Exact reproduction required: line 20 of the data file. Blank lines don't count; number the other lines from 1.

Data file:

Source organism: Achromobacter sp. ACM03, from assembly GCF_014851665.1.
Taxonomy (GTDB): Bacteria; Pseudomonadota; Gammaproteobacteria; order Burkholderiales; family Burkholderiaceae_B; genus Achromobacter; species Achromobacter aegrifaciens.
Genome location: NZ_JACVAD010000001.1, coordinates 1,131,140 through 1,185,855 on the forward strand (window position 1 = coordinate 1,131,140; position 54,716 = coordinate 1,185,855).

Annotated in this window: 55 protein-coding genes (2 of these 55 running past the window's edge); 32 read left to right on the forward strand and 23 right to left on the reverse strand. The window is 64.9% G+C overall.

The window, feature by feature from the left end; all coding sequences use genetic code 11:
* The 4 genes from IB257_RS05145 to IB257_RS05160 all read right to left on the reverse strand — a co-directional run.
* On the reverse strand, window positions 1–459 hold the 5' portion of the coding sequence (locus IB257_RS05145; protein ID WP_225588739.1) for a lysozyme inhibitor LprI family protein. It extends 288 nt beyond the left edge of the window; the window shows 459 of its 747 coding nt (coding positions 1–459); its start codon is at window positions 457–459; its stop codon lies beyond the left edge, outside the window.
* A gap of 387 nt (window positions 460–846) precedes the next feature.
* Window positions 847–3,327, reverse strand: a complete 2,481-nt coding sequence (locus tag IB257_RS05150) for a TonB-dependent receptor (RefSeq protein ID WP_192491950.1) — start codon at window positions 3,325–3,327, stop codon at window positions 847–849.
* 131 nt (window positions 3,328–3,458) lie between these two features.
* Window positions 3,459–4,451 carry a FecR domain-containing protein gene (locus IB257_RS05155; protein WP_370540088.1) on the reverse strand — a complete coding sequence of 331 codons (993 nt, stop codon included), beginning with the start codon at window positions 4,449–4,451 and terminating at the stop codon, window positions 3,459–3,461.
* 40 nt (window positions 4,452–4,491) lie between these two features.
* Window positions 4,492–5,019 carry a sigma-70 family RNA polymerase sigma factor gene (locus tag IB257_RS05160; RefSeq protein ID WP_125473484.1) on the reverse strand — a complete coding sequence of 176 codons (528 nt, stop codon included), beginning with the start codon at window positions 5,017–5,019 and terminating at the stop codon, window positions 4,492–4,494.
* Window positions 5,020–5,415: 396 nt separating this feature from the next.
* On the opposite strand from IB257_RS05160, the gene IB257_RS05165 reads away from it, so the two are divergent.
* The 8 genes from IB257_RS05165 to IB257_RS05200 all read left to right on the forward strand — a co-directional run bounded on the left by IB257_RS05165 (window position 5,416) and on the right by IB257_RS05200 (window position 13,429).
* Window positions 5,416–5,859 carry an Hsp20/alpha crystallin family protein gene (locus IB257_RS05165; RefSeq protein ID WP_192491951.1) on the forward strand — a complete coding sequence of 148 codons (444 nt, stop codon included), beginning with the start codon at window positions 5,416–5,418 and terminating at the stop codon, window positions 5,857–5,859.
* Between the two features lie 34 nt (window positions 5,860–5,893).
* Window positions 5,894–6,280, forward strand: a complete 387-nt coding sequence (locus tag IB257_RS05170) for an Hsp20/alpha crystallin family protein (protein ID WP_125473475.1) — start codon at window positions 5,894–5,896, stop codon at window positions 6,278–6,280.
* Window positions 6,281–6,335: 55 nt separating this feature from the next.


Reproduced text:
* Window positions 6,281–6,335: 55 nt separating this feature from the next.